Swiss education is free and compulsory. All children may attend school, including foreign children. Usually, compulsory education starts at the age of seven and lasts for nine years. Many children spend two years in kindergarten before starting school.
Swiss education is recognized throughout the world. Swiss students score higher skills on mathematics and science tests in comparison to students from other European countries.
The Swiss education system is largely decentralised and is managed by three political levels: federal, cantonal and municipal. The federal government oversees education nationwide and is responsible for enforcing school attendance. Because of the diversity of cultures and languages, however, each of the 26 cantons run its own education system.
Differences between cantons
Cantons have a large degree of autonomy in regards to their school systems. They choose the structure of their education system, the syllabus and the dates of holidays. The Conference of Cantonal Directors of Public Education tries to coordinate canton school systems, but its power to do is limited. The federal government and the cantons’ governments share responsibilities for higher education.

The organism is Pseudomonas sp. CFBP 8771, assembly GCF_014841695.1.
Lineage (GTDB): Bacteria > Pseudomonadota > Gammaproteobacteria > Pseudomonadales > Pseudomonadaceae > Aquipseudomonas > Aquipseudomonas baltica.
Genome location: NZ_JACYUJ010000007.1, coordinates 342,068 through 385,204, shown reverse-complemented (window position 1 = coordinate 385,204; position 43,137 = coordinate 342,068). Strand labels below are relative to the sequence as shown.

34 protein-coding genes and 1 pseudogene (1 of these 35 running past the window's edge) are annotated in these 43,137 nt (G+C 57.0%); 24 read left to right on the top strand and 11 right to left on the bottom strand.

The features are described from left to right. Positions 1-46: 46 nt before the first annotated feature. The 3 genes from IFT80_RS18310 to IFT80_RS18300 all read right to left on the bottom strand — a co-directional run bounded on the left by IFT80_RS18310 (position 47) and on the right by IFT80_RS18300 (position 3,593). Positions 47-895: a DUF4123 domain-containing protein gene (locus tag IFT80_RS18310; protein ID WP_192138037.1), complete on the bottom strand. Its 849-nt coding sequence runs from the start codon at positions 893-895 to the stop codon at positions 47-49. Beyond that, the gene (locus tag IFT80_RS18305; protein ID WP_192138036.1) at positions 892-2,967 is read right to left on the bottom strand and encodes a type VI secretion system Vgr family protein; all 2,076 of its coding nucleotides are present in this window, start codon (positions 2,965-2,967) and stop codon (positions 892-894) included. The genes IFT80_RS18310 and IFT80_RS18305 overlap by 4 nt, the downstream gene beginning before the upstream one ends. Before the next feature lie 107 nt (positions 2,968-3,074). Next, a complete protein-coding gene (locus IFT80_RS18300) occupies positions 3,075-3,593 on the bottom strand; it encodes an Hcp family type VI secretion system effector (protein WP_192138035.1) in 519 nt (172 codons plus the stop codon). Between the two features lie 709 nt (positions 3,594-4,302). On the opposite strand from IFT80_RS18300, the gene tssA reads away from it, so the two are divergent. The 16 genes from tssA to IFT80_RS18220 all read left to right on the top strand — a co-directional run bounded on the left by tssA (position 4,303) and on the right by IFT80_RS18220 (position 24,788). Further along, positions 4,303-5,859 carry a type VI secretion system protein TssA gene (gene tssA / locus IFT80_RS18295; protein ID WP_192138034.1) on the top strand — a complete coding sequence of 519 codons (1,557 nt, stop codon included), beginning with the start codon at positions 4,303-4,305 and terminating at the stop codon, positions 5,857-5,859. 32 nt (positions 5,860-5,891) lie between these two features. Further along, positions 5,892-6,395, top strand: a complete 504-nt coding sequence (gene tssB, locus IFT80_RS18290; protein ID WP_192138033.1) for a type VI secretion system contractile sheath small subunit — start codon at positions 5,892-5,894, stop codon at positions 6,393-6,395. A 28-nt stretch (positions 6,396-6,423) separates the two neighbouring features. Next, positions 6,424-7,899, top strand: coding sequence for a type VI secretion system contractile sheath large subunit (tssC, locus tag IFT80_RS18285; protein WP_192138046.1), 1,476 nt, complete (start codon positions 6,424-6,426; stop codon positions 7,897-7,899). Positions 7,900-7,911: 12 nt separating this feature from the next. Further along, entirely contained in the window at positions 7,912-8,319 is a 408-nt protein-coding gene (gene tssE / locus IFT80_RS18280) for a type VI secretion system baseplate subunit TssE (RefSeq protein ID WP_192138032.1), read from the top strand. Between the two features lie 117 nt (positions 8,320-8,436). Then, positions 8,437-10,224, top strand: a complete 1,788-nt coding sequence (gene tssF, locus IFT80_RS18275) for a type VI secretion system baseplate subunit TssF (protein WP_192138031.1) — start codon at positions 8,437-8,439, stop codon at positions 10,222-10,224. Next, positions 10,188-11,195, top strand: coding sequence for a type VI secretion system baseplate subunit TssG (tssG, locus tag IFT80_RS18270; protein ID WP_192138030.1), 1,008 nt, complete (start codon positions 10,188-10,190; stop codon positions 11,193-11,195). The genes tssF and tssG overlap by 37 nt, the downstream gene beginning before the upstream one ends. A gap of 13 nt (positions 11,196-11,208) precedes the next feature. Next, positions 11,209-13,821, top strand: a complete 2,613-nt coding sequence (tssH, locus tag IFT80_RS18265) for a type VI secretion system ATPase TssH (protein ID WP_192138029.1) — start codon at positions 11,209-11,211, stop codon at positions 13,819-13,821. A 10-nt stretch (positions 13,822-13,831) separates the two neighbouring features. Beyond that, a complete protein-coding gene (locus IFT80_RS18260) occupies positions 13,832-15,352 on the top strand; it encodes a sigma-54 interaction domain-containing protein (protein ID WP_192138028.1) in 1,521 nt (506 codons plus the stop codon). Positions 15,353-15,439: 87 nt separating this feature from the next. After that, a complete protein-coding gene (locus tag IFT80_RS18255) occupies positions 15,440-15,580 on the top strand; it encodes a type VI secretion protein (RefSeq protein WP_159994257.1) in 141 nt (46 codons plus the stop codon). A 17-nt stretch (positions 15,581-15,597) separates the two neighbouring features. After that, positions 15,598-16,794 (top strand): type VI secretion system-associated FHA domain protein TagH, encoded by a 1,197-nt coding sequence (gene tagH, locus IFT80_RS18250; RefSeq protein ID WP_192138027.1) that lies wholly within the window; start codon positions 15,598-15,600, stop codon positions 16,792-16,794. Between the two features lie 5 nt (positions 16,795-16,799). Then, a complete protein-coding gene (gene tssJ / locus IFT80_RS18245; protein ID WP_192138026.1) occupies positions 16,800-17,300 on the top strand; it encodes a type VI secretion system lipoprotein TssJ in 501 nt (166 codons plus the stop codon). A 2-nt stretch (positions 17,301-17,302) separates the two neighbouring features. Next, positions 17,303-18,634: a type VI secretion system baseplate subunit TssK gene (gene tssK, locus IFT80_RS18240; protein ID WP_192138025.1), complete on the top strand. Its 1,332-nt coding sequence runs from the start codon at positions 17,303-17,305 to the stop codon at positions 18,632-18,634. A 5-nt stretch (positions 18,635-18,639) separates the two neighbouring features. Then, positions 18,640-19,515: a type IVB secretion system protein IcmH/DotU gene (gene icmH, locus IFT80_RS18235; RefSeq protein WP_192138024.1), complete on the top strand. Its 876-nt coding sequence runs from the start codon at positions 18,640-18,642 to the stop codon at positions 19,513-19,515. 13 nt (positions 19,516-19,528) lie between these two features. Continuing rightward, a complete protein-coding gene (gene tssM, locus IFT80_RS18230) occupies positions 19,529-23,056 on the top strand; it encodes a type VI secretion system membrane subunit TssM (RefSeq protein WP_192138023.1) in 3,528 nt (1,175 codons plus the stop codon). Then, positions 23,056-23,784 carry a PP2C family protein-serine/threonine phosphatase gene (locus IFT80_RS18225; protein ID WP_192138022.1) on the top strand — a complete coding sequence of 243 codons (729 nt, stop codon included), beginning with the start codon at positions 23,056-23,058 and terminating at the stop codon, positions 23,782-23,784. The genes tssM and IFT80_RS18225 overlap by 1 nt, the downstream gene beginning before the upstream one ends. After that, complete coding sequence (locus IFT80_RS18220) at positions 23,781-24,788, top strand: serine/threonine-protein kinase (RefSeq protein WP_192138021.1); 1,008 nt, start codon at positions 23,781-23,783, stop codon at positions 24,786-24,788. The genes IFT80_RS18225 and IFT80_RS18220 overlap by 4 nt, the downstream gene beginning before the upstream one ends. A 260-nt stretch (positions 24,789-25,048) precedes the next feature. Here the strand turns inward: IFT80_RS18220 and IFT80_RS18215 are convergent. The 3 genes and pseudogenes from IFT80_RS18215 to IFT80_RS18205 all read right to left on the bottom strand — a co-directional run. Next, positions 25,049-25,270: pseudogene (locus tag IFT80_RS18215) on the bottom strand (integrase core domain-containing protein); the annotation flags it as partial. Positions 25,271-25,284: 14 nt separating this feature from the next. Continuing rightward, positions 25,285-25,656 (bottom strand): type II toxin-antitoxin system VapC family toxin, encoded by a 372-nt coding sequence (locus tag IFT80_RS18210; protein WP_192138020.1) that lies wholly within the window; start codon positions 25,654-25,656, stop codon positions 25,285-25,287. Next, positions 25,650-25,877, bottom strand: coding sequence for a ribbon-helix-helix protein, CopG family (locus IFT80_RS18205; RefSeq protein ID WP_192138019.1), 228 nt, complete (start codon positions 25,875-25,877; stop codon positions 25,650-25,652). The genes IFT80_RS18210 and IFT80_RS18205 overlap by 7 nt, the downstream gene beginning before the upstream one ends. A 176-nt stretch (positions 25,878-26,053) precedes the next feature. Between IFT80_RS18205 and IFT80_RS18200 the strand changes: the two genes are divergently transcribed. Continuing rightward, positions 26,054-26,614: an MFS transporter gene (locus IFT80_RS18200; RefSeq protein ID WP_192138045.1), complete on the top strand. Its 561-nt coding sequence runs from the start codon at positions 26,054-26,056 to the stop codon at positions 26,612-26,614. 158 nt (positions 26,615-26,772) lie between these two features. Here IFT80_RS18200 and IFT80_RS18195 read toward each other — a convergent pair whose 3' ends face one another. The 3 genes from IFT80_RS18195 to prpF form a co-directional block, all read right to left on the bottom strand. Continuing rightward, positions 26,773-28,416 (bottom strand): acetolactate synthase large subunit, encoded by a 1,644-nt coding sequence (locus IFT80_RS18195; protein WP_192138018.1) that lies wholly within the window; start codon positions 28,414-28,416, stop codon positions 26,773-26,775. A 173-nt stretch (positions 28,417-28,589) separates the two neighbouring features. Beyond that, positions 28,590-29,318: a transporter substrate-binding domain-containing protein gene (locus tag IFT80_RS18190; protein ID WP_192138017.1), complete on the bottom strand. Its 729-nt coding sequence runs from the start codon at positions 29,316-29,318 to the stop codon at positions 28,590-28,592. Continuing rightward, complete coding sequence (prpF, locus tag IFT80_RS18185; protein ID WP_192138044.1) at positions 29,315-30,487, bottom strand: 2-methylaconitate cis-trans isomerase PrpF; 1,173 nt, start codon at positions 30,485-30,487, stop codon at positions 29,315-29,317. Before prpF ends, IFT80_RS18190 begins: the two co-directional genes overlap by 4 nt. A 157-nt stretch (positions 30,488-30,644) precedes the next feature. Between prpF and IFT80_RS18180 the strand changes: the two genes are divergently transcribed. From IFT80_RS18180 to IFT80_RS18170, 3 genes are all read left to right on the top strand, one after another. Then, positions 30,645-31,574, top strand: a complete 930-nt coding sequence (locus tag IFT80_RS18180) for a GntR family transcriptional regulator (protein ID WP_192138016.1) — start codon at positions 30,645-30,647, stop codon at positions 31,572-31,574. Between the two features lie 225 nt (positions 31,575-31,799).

If your child is a student in the Swiss system, you may have trouble transferring him from one canton to another. Cantons may not have the same calendar, the same syllabus or teaching methods.
Several proposals have been made to standardize the Swiss education system. The cantonal education directors proposed a compulsory education system with two years of nursery school followed by nine years of school. However, only a few cantons have adopted reforms so far.
Another criticism of the education system in Switzerland is that school schedules are not convenient for working parents. There is a lack of “extended day” options, so parents must pick up their children from school at inconvenient times or pay nannies to do it for them.
There are no school uniforms in Switzerland, although the idea has recently been discussed.